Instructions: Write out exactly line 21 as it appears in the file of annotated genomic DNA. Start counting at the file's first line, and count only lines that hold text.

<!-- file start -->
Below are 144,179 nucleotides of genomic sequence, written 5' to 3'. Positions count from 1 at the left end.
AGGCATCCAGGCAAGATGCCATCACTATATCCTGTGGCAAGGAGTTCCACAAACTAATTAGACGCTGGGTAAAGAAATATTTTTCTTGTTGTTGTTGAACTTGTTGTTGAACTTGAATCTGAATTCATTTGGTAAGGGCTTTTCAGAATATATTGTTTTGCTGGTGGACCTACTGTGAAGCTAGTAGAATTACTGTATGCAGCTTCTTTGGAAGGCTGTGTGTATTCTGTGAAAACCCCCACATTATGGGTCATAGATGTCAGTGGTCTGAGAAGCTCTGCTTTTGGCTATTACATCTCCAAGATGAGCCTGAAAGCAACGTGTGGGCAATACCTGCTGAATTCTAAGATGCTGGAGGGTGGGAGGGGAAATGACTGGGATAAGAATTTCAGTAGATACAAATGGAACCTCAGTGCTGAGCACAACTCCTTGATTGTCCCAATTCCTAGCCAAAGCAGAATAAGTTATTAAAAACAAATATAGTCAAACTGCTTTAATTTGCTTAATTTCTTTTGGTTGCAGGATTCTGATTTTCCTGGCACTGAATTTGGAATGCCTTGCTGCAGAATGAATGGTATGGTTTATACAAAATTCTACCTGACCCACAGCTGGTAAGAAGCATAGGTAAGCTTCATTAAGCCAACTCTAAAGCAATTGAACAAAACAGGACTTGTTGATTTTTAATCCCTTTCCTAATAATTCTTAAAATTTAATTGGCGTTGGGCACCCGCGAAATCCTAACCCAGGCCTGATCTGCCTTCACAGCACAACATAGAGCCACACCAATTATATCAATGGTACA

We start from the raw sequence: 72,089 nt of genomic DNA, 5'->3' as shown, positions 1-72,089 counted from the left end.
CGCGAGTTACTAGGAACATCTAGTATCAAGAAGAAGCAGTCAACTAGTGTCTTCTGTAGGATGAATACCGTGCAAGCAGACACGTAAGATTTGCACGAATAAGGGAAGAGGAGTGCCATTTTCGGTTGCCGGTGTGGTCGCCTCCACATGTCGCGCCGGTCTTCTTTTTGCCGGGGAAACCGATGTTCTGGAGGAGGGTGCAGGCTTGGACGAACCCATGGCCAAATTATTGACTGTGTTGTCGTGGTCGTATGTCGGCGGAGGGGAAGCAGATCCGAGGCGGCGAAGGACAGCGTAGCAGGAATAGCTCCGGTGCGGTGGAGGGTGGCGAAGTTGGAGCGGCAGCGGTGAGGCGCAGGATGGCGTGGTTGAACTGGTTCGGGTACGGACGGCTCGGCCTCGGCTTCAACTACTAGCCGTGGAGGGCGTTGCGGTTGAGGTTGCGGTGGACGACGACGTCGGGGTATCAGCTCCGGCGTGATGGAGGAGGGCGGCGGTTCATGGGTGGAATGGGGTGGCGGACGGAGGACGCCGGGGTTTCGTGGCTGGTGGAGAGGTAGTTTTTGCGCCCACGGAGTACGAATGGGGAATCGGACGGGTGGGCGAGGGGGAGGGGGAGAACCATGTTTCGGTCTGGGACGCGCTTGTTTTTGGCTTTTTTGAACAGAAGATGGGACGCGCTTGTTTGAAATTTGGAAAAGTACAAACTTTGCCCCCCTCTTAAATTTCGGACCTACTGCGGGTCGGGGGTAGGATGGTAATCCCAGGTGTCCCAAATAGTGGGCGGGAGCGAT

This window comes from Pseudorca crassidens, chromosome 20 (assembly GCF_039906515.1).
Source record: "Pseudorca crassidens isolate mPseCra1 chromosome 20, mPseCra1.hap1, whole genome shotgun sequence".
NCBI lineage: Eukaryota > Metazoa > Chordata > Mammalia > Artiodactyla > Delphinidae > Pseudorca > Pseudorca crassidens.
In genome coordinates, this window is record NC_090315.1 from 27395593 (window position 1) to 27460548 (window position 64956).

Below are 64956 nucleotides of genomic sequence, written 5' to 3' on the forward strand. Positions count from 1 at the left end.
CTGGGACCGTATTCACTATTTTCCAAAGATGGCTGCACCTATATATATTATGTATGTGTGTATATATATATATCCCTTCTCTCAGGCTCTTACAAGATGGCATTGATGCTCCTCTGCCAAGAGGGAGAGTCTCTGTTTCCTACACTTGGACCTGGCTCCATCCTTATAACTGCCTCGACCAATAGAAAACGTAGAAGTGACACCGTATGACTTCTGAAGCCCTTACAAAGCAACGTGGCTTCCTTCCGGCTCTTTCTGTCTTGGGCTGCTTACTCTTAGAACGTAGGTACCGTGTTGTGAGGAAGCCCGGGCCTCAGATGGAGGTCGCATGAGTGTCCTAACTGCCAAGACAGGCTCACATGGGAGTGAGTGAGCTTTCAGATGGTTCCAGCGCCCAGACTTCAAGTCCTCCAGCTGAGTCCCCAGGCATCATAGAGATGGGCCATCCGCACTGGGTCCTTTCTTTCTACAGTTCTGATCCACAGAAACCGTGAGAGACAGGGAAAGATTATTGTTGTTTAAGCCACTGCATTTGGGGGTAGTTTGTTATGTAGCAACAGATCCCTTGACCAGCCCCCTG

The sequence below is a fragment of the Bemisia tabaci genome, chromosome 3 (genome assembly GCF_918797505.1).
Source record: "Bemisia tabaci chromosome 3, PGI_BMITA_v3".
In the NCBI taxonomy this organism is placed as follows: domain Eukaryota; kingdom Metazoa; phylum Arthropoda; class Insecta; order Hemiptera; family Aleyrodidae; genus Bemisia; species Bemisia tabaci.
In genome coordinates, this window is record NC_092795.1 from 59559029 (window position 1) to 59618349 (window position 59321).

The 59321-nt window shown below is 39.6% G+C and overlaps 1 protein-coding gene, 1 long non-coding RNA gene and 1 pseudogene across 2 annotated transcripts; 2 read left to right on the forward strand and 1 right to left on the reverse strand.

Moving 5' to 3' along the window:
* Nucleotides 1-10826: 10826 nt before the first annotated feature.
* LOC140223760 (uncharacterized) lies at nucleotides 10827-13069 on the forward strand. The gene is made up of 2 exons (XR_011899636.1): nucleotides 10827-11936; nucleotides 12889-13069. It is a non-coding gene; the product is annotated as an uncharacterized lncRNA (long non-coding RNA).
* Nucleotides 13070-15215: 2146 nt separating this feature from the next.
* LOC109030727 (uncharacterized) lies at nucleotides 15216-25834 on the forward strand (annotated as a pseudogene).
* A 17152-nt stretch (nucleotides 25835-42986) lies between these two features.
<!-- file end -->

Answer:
* A 17152-nt stretch (nucleotides 25835-42986) lies between these two features.